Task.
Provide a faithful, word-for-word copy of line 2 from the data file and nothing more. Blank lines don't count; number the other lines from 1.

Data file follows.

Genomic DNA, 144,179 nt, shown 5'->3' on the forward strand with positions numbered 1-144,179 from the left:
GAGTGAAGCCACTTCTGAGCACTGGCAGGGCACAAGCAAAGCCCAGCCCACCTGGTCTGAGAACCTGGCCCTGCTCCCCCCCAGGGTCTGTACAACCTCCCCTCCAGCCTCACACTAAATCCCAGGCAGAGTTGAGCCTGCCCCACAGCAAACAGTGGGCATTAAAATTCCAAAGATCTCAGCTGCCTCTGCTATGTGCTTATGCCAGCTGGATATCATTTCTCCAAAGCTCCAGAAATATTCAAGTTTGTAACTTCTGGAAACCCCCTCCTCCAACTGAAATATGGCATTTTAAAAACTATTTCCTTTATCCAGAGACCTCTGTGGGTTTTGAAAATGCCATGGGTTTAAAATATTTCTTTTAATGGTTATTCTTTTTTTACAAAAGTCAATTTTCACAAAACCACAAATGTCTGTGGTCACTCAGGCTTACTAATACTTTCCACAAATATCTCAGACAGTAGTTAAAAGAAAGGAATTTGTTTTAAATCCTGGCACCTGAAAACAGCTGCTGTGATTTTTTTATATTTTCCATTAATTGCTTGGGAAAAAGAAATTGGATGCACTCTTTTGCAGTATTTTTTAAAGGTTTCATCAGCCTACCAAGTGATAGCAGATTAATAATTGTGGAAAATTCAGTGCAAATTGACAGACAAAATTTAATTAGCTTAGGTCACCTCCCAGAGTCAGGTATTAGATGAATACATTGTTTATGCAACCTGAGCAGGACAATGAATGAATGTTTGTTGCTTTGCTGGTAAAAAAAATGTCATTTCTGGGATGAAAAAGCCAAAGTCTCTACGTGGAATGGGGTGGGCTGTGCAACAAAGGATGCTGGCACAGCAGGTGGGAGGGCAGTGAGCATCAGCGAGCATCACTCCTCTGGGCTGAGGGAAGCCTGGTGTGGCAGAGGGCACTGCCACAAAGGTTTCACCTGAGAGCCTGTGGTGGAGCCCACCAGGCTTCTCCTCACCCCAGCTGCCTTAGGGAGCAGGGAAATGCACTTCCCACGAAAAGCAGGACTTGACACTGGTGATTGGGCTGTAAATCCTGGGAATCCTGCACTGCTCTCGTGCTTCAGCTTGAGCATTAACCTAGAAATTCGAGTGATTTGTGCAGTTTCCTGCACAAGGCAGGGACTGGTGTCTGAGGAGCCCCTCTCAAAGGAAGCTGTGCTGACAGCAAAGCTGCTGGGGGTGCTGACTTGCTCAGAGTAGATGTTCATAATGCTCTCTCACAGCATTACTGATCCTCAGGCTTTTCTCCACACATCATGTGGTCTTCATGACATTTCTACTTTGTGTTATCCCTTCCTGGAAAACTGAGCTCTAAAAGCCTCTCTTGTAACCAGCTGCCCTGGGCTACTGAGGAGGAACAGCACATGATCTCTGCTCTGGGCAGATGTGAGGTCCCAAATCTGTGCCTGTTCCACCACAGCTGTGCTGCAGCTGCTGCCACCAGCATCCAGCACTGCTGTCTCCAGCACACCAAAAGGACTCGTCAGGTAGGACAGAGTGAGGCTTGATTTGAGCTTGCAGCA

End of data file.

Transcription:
GAGTGAAGCCACTTCTGAGCACTGGCAGGGCACAAGCAAAGCCCAGCCCACCTGGTCTGAGAACCTGGCCCTGCTCCCCCCCAGGGTCTGTACAACCTCCCCTCCAGCCTCACACTAAATCCCAGGCAGAGTTGAGCCTGCCCCACAGCAAACAGTGGGCATTAAAATTCCAAAGATCTCAGCTGCCTCTGCTATGTGCTTATGCCAGCTGGATATCATTTCTCCAAAGCTCCAGAAATATTCAAGTTTGTAACTTCTGGAAACCCCCTCCTCCAACTGAAATATGGCATTTTAAAAACTATTTCCTTTATCCAGAGACCTCTGTGGGTTTTGAAAATGCCATGGGTTTAAAATATTTCTTTTAATGGTTATTCTTTTTTTACAAAAGTCAATTTTCACAAAACCACAAATGTCTGTGGTCACTCAGGCTTACTAATACTTTCCACAAATATCTCAGACAGTAGTTAAAAGAAAGGAATTTGTTTTAAATCCTGGCACCTGAAAACAGCTGCTGTGATTTTTTTATATTTTCCATTAATTGCTTGGGAAAAAGAAATTGGATGCACTCTTTTGCAGTATTTTTTAAAGGTTTCATCAGCCTACCAAGTGATAGCAGATTAATAATTGTGGAAAATTCAGTGCAAATTGACAGACAAAATTTAATTAGCTTAGGTCACCTCCCAGAGTCAGGTATTAGATGAATACATTGTTTATGCAACCTGAGCAGGACAATGAATGAATGTTTGTTGCTTTGCTGGTAAAAAAAATGTCATTTCTGGGATGAAAAAGCCAAAGTCTCTACGTGGAATGGGGTGGGCTGTGCAACAAAGGATGCTGGCACAGCAGGTGGGAGGGCAGTGAGCATCAGCGAGCATCACTCCTCTGGGCTGAGGGAAGCCTGGTGTGGCAGAGGGCACTGCCACAAAGGTTTCACCTGAGAGCCTGTGGTGGAGCCCACCAGGCTTCTCCTCACCCCAGCTGCCTTAGGGAGCAGGGAAATGCACTTCCCACGAAAAGCAGGACTTGACACTGGTGATTGGGCTGTAAATCCTGGGAATCCTGCACTGCTCTCGTGCTTCAGCTTGAGCATTAACCTAGAAATTCGAGTGATTTGTGCAGTTTCCTGCACAAGGCAGGGACTGGTGTCTGAGGAGCCCCTCTCAAAGGAAGCTGTGCTGACAGCAAAGCTGCTGGGGGTGCTGACTTGCTCAGAGTAGATGTTCATAATGCTCTCTCACAGCATTACTGATCCTCAGGCTTTTCTCCACACATCATGTGGTCTTCATGACATTTCTACTTTGTGTTATCCCTTCCTGGAAAACTGAGCTCTAAAAGCCTCTCTTGTAACCAGCTGCCCTGGGCTACTGAGGAGGAACAGCACATGATCTCTGCTCTGGGCAGATGTGAGGTCCCAAATCTGTGCCTGTTCCACCACAGCTGTGCTGCAGCTGCTGCCACCAGCATCCAGCACTGCTGTCTCCAGCACACCAAAAGGACTCGTCAGGTAGGACAGAGTGAGGCTTGATTTGAGCTTGCAGCA